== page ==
Perhaps because part of Walter’s point is that there is no finding justice all too often in our own world against male predation, there are few steps towards retribution in the novel. However, given Celeste’s later confidence about reducing the number of abductions, it is unclear why she would not be stirred also to pursue fuller identification and revenge. Or why not her brother Miles who drew a picture of the culprit? Or her parents whose business and reputation was impacted as well as their feelings? What technology might exist like facial recognition to pursue the rapist?  Celeste’s memories are accessed through a drug, which makes her testimony questionable, but those memories also could have been enhanced by the “high lucidity” of her changeling phase—perhaps thereby drawing further meaning from that fragile but powerful state? We are given, for example a series of precise sensory observations during Celeste’s experience of “high lucidity”: the rustle of leaves [. . .] a wisp of old bleach in the bathroom”—something like these elements might have served as clues for tracking down the nameless antagonist. The face of her rapist is eventually aestheticized into a drawing by Miles at Celeste’s directions, but the drawing itself does not lead anywhere.  That is likely precisely the point: even with evidence women may face deadends as far as the pursuit of justice regarding sexual assault.  Body of Stars conveys the feeling of being overwhelmed without avenue of redress, so these questions of vengeance and justice are somewhat beside the point of the worldbuilding. Nevertheless, the characters’ behavior being rather limited to a dystopian despair and passivity does make for some challenging narrative pacing for the main characters, whose focus becomes more on healing and gradual societal remediation rather than open conflict; meanwhile, the bureaucracy itself seems to dither and take little action either, which to some degree alleviates tension and forward momentum.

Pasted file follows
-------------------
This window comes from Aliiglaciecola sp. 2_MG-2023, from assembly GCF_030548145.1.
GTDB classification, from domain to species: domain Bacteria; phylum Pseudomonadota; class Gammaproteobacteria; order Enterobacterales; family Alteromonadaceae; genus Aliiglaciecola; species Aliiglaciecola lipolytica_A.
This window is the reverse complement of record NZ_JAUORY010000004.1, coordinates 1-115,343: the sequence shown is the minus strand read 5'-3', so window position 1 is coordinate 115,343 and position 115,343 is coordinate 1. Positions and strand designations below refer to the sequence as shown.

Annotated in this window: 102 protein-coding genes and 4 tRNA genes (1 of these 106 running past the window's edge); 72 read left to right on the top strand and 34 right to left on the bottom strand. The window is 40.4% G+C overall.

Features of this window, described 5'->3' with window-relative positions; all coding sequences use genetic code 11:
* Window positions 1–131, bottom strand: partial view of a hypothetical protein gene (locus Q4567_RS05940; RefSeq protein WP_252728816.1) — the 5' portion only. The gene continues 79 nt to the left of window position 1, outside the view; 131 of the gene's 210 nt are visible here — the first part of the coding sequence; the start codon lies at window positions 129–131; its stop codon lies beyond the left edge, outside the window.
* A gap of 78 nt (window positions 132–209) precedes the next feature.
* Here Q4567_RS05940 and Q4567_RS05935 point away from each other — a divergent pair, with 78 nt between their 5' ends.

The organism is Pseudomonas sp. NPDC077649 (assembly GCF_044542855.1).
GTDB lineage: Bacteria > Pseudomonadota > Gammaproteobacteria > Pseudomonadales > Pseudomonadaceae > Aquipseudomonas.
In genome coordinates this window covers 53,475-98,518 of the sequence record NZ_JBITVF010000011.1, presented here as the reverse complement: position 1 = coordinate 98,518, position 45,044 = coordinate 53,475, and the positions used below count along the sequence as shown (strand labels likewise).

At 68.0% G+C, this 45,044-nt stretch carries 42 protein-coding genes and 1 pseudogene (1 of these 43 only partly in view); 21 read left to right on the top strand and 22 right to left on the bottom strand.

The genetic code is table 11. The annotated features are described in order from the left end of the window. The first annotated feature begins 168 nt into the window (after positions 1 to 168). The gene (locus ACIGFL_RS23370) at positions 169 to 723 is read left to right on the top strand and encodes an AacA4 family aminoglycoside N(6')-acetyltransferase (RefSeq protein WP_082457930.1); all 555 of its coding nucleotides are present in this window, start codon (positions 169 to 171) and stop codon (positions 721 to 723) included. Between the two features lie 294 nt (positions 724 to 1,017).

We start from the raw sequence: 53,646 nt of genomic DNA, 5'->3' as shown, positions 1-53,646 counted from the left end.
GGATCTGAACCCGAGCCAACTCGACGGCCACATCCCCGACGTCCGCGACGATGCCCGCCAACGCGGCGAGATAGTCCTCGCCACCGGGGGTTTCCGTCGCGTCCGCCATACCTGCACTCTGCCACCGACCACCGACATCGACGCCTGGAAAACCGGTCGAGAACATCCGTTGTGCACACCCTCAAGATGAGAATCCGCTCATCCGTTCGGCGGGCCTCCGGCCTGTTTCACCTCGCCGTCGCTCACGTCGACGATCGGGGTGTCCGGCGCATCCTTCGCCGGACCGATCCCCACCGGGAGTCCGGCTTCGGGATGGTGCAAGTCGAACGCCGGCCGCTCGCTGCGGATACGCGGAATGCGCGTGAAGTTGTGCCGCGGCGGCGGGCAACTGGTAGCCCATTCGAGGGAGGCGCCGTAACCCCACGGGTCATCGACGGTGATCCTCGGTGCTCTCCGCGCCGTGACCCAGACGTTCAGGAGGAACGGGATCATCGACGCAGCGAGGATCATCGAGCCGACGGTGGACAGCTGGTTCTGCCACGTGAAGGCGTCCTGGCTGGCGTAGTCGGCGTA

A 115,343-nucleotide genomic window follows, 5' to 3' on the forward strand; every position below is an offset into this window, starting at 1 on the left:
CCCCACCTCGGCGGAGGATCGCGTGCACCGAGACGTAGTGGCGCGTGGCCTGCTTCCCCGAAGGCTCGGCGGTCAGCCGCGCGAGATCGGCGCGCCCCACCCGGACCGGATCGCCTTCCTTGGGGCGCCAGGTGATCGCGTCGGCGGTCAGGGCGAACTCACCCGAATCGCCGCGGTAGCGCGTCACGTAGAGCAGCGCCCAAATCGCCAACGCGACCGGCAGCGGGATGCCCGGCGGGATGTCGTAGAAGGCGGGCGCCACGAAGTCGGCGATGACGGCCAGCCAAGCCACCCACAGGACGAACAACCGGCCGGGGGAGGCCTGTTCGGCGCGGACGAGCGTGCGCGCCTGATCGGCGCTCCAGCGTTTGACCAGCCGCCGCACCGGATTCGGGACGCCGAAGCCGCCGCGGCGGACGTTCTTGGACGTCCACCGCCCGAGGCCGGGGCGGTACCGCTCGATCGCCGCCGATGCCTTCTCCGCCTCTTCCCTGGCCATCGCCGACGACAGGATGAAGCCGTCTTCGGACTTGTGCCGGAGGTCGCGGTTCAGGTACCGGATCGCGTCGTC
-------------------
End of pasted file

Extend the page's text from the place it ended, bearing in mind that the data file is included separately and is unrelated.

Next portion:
I would have liked to have seen more of the bureaucracy at work—and in particular who was calling the shots of the Office of the Future: who were these patriarchs pulling the strings of freckled divination? Had no one sought out the reason for the magical premise of this world’s gendered fate? How could it possibly have been—and when did it start—this matter of women having constellations of moles to tell how their lives would go? Again, the lack of inquiry, may be intended to reinforce the numb conformity of gendered traditions, but it also is a mystery that someone would be likely to at least consider investigating. The Office of the Future seems a bit bumbling or Kafkaesque rather than overwhelmingly Orwellian in their red tape, as though it might take quite a while for Miles to really be under threat, and the inspector who visits appears to almost be a sympathizer to the work Julia and Celeste are now doing rather than a motivated antagonist. She is part of the system but not an eager participant in that system.

In terms of story structure, Body of Stars employs a retrospective first-person narrator in the form of Celeste’s voice, with occasional reflected comments about what mistakes were made by specific characters at crucial moments in the plot. In addition to the main narrative text, there are intriguing well-designed diagrams inserted between chapters about interpreting the marks on female bodies that are meant to be excerpts from the authoritative text “Mapping the Future: An Interpretative Guide to Women and Girls.” This is a great visual feature of worldbuilding, and such elements could be adapted to a comic or film. Lastly, there are some excerpts of mythic tales told to the young women survivors at The Mountain school, as well as letters from Miles to Celeste, and a few formally phrased memorandums. 

The sentence-level is clear and vivid, as if Walter can tap into “high lucidity” herself to observe “the shadowy space with the dirt floor and beams furred with cobwebs” and “the dust motes ringing” the head of Miles “like an ethereal crown.” The acuity of this description is impressive and memorably phrased, as well as rather prescient as to the plot’s development surrounding their vulnerable relationship as brother and sister. Light serves as a metaphor in the mythic tales too, such as the nameless girl who experiences apotheosis and “is the world and the sea and the sky.  She is cracked open like the rock that bore her, and the brightness that spills out is a gift she offers her sisters now and for all of time—luminous streams of loss and light.”  

Loss and light are the thematic watchwords of Body of Stars. The narrative manifests painful ways of seeing, which offers readers glimpses of brilliant gossamer futures despite the shadows, blurry dust motes, and dirt of the present. Troubled as it is by deception, rage, resentment, and grief, the rapport presented by the twin siblings of Miles and Celeste embodies a memorable model of gender trouble and a redemptive vision of where we might go from here.